Professor Hawking last night told a packed hall at Imperial how he discovered that black holes are not as dark and destructive as we think.
Joining Professor Hawking for a celebration of theoretical physicists were five of his former students, who are now all professors in the Department of Physics at Imperial – Jerome Gauntlett, Chris Hull, Jonathan Halliwell, Fay Dowker and Toby Wiseman (pictured below).
Professor Hawking reflected on his close connection with Imperial’s physicists, saying earlier in the day: “I am very pleased to be here today to give this public lecture. Over the years I have developed close connections with the Theoretical Physics Group at Imperial College. Members of the Theoretical Physics Group have made important advances in our understanding of fundamental physics.
“Looking forward, Imperial College continues to be one of the world's leading centres for research in theoretical physics, string theory, cosmology, and quantum gravity, and the College should be very proud. I am confident that the Theoretical Physics Group, including five former members of my own Relativity Group in Cambridge, will continue the great tradition of fundamental physics research at Imperial.”
In his talk on the nature of black holes, Professor Hawking recounted the origins of black hole theory, described how they emit some radiation (called ‘Hawking radiation’) and discussed how they might not be the ultimate destroyers of information.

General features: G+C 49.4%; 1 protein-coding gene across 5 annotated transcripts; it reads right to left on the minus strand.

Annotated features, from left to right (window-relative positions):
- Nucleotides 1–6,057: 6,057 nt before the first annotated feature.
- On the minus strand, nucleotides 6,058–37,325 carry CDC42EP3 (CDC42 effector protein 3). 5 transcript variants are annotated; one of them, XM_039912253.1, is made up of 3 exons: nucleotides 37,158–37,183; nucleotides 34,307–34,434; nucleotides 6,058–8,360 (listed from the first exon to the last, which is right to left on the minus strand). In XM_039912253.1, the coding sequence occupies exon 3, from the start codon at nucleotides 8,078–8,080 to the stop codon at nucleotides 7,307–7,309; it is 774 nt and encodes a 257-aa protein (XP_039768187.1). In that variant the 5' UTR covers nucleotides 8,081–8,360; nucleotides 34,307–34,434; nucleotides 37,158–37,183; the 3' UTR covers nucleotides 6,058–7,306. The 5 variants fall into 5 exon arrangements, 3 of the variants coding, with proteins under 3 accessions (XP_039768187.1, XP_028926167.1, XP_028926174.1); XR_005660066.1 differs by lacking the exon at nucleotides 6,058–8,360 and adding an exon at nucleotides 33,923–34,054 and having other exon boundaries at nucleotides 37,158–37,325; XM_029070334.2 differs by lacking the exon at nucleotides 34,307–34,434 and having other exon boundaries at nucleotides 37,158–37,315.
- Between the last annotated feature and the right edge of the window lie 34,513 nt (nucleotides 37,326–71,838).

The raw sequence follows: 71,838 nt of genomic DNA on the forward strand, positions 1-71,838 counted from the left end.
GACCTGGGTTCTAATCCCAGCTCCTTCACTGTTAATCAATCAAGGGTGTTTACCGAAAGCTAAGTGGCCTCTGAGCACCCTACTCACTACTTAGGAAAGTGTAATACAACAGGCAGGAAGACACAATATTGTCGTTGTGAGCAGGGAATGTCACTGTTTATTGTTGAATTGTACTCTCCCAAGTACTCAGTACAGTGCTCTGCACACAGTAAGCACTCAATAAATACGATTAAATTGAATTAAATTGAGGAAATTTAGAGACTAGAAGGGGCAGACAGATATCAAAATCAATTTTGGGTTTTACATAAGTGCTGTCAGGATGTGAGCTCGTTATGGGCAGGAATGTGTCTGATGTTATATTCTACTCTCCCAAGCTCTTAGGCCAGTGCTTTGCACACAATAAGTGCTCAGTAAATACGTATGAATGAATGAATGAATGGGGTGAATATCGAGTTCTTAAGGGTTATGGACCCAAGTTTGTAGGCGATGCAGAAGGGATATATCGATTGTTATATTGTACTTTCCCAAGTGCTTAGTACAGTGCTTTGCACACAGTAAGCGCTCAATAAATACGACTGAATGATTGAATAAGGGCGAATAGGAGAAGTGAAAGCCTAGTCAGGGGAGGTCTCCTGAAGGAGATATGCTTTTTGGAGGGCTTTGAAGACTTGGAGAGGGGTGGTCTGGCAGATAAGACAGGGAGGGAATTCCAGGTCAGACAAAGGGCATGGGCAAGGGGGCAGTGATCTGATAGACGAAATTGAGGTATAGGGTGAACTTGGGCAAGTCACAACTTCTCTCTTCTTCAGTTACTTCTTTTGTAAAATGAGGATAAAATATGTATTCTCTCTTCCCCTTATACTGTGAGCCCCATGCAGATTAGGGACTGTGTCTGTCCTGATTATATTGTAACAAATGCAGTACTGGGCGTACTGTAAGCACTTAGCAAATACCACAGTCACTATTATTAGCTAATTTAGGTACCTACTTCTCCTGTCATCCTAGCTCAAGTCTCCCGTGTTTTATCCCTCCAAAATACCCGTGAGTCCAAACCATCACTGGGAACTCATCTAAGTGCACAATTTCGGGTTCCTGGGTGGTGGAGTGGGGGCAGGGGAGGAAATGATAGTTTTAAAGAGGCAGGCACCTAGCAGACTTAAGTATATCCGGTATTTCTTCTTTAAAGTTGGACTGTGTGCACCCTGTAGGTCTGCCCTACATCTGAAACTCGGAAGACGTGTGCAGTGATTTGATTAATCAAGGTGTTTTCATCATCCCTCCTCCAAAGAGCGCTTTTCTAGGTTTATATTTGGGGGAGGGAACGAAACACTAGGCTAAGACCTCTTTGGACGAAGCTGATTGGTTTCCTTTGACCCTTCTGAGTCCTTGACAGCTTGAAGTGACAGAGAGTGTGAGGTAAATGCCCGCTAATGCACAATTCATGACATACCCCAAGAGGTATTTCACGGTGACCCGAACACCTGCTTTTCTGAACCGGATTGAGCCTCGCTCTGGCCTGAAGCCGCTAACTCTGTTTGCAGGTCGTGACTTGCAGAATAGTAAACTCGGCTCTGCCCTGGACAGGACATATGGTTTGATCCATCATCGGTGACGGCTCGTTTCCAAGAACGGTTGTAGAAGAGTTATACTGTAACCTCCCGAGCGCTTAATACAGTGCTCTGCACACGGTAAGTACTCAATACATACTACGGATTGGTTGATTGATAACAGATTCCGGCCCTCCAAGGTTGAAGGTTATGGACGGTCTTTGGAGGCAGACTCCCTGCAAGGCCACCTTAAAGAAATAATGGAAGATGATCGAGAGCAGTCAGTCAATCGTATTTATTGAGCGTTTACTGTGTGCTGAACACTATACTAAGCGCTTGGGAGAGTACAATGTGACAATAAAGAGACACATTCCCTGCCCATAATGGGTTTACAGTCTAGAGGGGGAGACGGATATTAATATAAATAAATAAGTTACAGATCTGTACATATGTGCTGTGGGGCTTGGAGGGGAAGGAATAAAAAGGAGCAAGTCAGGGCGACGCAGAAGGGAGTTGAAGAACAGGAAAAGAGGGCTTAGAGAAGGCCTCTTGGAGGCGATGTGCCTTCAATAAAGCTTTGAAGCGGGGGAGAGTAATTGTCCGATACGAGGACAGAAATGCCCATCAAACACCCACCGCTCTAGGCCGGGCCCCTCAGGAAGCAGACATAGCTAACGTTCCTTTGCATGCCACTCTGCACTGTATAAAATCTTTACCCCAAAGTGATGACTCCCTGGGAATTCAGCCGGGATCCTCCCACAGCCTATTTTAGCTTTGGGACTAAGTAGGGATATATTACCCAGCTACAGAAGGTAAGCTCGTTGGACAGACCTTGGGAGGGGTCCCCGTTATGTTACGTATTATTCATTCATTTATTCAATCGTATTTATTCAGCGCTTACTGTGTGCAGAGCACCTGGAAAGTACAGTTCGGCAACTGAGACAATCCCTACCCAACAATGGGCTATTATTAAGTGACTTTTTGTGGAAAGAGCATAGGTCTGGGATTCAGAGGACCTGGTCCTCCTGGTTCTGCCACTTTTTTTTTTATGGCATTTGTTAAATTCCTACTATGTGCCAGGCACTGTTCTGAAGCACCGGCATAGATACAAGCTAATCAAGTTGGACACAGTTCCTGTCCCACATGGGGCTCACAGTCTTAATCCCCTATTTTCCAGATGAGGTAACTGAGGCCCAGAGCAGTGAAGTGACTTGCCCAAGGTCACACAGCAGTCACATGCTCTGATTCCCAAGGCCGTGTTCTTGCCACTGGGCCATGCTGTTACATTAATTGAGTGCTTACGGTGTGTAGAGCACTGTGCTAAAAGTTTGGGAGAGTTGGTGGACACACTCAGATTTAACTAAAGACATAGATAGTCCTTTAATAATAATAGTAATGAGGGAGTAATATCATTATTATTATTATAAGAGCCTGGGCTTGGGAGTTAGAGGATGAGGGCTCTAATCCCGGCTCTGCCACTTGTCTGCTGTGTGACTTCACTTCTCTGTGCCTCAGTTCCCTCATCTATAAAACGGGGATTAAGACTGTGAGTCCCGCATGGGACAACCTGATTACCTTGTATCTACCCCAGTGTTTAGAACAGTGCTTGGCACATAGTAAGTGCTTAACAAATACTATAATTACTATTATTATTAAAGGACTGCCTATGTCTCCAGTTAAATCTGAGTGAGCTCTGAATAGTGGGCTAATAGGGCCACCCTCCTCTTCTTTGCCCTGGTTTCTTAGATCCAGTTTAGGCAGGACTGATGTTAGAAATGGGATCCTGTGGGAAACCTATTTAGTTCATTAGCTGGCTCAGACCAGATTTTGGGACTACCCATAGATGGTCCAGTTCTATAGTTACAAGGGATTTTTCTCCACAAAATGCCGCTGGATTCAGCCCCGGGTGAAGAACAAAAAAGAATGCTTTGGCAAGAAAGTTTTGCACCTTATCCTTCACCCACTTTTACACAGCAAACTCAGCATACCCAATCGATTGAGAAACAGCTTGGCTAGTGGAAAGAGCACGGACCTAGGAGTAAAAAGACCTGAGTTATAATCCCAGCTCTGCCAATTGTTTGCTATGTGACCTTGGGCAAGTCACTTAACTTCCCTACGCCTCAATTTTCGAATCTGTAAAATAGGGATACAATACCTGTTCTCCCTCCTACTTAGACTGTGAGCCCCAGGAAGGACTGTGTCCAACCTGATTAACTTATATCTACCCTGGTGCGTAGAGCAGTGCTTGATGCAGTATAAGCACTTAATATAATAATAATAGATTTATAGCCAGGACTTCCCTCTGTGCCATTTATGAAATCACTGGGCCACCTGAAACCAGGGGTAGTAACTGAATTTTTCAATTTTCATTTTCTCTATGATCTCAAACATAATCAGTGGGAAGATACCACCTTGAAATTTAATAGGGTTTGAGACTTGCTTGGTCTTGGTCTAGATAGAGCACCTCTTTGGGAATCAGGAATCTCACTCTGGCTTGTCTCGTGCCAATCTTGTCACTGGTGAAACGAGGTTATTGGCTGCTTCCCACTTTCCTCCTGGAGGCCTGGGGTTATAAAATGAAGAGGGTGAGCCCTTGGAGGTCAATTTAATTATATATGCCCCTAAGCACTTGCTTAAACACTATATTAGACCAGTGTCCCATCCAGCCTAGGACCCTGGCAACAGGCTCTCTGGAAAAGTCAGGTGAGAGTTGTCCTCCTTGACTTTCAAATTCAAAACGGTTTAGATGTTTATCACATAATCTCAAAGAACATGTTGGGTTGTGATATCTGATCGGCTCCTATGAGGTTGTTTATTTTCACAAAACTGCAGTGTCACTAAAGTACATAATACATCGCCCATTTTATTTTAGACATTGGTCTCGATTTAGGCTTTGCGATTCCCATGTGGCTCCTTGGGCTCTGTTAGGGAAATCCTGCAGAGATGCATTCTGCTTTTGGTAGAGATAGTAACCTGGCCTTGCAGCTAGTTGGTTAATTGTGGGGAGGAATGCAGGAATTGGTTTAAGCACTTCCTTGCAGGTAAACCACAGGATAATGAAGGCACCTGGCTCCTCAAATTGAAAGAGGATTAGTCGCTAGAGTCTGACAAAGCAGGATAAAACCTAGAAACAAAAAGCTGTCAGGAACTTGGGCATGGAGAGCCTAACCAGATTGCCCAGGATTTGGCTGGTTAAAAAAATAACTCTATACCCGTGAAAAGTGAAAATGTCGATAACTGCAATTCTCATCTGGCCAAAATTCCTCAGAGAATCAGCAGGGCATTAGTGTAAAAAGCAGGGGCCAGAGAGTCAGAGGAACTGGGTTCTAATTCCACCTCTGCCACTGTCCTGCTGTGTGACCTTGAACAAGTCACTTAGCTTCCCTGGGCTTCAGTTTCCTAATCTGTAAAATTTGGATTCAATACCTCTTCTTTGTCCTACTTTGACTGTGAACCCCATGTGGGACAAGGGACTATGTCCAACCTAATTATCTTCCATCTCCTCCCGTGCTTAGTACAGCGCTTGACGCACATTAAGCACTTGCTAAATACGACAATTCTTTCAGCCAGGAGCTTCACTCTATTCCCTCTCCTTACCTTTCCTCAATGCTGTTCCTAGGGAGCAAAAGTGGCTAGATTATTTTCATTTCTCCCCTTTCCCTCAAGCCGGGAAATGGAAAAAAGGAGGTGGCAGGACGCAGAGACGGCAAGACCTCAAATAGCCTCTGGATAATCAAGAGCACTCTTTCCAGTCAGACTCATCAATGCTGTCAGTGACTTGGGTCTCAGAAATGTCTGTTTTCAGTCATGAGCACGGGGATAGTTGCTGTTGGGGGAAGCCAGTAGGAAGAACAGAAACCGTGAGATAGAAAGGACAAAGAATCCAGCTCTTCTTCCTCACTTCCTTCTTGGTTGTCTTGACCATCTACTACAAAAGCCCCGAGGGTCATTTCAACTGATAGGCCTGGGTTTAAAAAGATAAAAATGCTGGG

Professor Hawking frequently brought the audience to laughter throughout the lecture with his witty remarks about the nature of the universe and humorous slides depicting the quantum physics of black holes.
He then answered questions from the audience, which was broadcast live on Facebook, and can be seen in full in the video below:
Professor Jerome Gauntlett, Head of the Theoretical Physics Group at Imperial said of the event: “It was an honour and a privilege for the Theoretical Physics Group to host Stephen Hawking at Imperial.
“The campus was buzzing with excitement before his brilliant and inspirational lecture in the Great Hall, where the atmosphere was electric. It was a wonderful celebration of theoretical physics and an extraordinary event!”
Were you at this historic Imperial event? What did you find most interesting from Professor Hawking’s talk? We welcome comments below.
Here are some comments from people enjoying the lecture:
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Thomas Angus [Photographer]
Communications and Public Affairs
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